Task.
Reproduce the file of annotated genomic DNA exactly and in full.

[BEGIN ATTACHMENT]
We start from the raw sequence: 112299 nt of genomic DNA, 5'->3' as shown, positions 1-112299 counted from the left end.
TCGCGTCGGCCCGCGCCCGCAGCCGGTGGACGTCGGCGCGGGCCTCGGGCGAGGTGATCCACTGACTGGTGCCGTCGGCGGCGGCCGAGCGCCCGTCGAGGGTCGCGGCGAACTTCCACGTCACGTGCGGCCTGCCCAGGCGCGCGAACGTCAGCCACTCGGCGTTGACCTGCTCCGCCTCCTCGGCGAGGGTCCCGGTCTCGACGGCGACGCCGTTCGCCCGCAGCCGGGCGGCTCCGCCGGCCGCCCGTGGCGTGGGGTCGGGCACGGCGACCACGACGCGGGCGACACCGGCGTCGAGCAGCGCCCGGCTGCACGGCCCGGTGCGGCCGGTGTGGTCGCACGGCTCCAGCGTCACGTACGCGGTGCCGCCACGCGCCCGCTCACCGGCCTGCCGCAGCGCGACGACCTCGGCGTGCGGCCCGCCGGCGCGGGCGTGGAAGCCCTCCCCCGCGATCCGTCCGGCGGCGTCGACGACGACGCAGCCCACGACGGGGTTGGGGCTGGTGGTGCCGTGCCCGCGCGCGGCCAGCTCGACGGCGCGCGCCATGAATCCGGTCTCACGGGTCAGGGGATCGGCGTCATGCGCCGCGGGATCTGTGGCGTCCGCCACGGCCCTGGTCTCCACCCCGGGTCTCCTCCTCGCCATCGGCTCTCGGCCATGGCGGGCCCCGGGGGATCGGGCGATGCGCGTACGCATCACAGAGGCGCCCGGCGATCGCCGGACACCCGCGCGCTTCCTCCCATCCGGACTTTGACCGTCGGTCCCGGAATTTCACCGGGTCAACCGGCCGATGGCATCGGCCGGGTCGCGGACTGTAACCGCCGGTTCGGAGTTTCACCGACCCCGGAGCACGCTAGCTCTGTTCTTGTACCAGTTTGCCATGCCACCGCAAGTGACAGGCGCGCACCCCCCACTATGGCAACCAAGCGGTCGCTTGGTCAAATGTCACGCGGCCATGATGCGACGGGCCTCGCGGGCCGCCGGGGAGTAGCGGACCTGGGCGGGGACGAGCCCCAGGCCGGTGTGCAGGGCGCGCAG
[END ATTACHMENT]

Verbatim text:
We start from the raw sequence: 112299 nt of genomic DNA, 5'->3' as shown, positions 1-112299 counted from the left end.
TCGCGTCGGCCCGCGCCCGCAGCCGGTGGACGTCGGCGCGGGCCTCGGGCGAGGTGATCCACTGACTGGTGCCGTCGGCGGCGGCCGAGCGCCCGTCGAGGGTCGCGGCGAACTTCCACGTCACGTGCGGCCTGCCCAGGCGCGCGAACGTCAGCCACTCGGCGTTGACCTGCTCCGCCTCCTCGGCGAGGGTCCCGGTCTCGACGGCGACGCCGTTCGCCCGCAGCCGGGCGGCTCCGCCGGCCGCCCGTGGCGTGGGGTCGGGCACGGCGACCACGACGCGGGCGACACCGGCGTCGAGCAGCGCCCGGCTGCACGGCCCGGTGCGGCCGGTGTGGTCGCACGGCTCCAGCGTCACGTACGCGGTGCCGCCACGCGCCCGCTCACCGGCCTGCCGCAGCGCGACGACCTCGGCGTGCGGCCCGCCGGCGCGGGCGTGGAAGCCCTCCCCCGCGATCCGTCCGGCGGCGTCGACGACGACGCAGCCCACGACGGGGTTGGGGCTGGTGGTGCCGTGCCCGCGCGCGGCCAGCTCGACGGCGCGCGCCATGAATCCGGTCTCACGGGTCAGGGGATCGGCGTCATGCGCCGCGGGATCTGTGGCGTCCGCCACGGCCCTGGTCTCCACCCCGGGTCTCCTCCTCGCCATCGGCTCTCGGCCATGGCGGGCCCCGGGGGATCGGGCGATGCGCGTACGCATCACAGAGGCGCCCGGCGATCGCCGGACACCCGCGCGCTTCCTCCCATCCGGACTTTGACCGTCGGTCCCGGAATTTCACCGGGTCAACCGGCCGATGGCATCGGCCGGGTCGCGGACTGTAACCGCCGGTTCGGAGTTTCACCGACCCCGGAGCACGCTAGCTCTGTTCTTGTACCAGTTTGCCATGCCACCGCAAGTGACAGGCGCGCACCCCCCACTATGGCAACCAAGCGGTCGCTTGGTCAAATGTCACGCGGCCATGATGCGACGGGCCTCGCGGGCCGCCGGGGAGTAGCGGACCTGGGCGGGGACGAGCCCCAGGCCGGTGTGCAGGGCGCGCAG